Avoid being victim to Cyber Extortion!

Cyber extortion is an online crime, where hackers hold your data, website, computer systems and other sensitive information hostage until you pay them huge amounts of money. Unfortunately, these scams are becoming quite common, so we want to remind you to stay vigilant and be wary of anyone you are video chatting or speaking to online. We have put together some ways to protect yourself from Cyber extortion, as well as some contact information for you to report a scam.

Staying safe online

It is really important that you stay safe online, as there are lots of criminals who will take advantage of you on the web. Here are a few ways you can keep safe:

1. Keep passwords secure – never share your passwords with anyone and make sure that they are strong. Make sure you never leave your laptop/phone unlocked in public areas too.

2. Privacy settings – Make sure all your profiles online are private. This way you can be the one to decide who sees what. If your profiles are public, this means anyone can access your personal information.

3. Personal details – If your profiles are public, make sure you do not post personal information on them such as your address or mobile number. You may think that having your mobile number online isn’t a big deal, but some hackers can find out a lot about you with just one piece of information.

4. Social media – Be mindful of what you post and who you speak to online. Be sure to never share personal information online. Some people may be pretending to be someone else so be cautious when getting to know people online.


One of the more recent and most common ways people have been extorted online is through sextortion.

Many people use webcams for flirting and to meet new people but sometimes the people you meet online aren’t who they say they are. Many criminals befriend their victims online by using a fake identity. Recently, many victims are being persuaded to perform sexual acts online via their webcam. These webcam videos are then recorded by the criminals and the victim threatened to send over money or the video will be released to their family, friends, university etc.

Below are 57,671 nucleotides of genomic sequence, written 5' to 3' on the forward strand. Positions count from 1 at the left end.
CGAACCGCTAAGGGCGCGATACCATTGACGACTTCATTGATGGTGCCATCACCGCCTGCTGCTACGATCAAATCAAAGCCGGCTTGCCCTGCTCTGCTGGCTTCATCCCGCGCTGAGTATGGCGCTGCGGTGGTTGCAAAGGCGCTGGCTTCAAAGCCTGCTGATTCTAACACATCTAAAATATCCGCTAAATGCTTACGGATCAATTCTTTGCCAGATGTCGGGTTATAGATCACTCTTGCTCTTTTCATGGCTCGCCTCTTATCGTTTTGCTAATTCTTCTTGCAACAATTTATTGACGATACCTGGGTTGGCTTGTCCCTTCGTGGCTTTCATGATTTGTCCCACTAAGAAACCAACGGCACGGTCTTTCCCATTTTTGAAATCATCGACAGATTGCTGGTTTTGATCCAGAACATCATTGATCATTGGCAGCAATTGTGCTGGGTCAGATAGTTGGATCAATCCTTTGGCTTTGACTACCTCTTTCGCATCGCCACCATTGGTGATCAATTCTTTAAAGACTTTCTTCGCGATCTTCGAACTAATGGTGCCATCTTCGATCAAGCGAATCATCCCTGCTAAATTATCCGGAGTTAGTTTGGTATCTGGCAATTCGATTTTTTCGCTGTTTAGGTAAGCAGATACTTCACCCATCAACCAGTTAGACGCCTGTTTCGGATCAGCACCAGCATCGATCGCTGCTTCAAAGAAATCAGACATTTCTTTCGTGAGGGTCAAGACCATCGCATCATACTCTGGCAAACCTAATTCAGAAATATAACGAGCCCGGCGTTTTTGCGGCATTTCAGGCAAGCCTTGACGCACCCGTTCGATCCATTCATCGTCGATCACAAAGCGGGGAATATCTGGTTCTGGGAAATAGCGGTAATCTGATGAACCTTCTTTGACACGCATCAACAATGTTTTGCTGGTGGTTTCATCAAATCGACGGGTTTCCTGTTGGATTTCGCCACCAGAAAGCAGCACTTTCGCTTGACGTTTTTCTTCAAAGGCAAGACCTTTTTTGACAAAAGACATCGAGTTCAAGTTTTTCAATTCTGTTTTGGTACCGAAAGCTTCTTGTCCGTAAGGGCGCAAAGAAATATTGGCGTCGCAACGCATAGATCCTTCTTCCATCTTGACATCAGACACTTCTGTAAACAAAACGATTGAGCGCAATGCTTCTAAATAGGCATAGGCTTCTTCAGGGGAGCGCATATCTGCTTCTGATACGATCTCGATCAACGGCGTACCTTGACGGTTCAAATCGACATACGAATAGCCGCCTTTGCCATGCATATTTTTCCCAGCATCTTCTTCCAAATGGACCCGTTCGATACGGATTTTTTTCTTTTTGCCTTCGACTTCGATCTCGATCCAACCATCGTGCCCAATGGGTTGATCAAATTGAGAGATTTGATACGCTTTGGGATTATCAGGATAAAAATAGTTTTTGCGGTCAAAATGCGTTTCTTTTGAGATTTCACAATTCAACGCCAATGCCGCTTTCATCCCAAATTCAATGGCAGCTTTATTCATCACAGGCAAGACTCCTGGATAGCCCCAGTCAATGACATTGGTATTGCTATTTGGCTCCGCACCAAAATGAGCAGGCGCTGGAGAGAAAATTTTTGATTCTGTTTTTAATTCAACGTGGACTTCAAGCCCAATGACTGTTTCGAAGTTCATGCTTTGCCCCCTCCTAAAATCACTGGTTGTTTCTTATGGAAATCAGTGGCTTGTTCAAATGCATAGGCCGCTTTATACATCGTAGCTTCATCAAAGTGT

It is important to be careful when you become friends with people online, especially if you are sharing any personal details or anything intimate with them.

What to do if you’re a victim of sextortion?

1. Don’t panic. 

Remain calm and contact your local police and internet service provider immediately. No one will judge you and it’s important that the situation is dealt with quickly so that the police have a chance of catching the criminals responsible.

2. Don't continue to communicate with the criminals.

Stop talking to the criminals immediately. Take screens shots of all your communication and suspend your account (don’t delete it) and use the online reporting process to report the matter to Skype, YouTube etc. to have any video content blocked and to set up an alert in case the video resurfaces. Make sure you only deactivate your account rather than shut it down so that the data is preserved, and this will help the police to find the criminals.

3. Don't pay. 

Remember, these people are criminals so they will usually keep asking for higher amounts of money. On some occasions even when the victim does pay, the offenders ask for more money, or release the footage anyway. If you have already paid, check to see if the money has been collected. If it has, and if you are able, make a note of where it was collected from. If it hasn't, then you should attempt to cancel the payment as soon as possible.

4. Keep all evidence. 

Make sure you keep all evidence of the extortion. For example, take screenshots, keep their social media ID and name (these are very important). For example, to get the Skype ID, right click on their profile, select ‘View Profile’ and then look for the name shown in blue rather than the one above it in black. It'll be next to the word ’Skype’ and will have no spaces in it. You should also save the Facebook URL, the Western Union or MoneyGram Money Transfer Control Number (MTCN)and any photos/videos that were sent, etc. The more evidence you have the more chance the police will have in catching the criminals.

Help and support 

If you have been victim of extortion or another kind of scam online, remember that you are not alone and there is lots of support to help you.

The first thing you need to do is report the incident to the police, which you can do by clicking here.

If you feel that you need to talk to someone about your incident, other than the police, there is lots of support available which we have listed below:

- PAPYRUS provides confidential advice and support to young people
- Samaritans to talk any time you like in your own way and off the record
- Get Safe Online for tips on how to protect yourself online
- Revenge Porn Helpline if you have had intimate images shared online
- Skype advice on protecting yourself from blackmail
- Thinkuknow for advice about staying safe on a laptop/phone/tablet.

If you are in need of support and wish to talk to someone at the university, there is lots of support available to you which you can access by emailing deanofstudents@herts.ac.uk. Remember, you are not alone!


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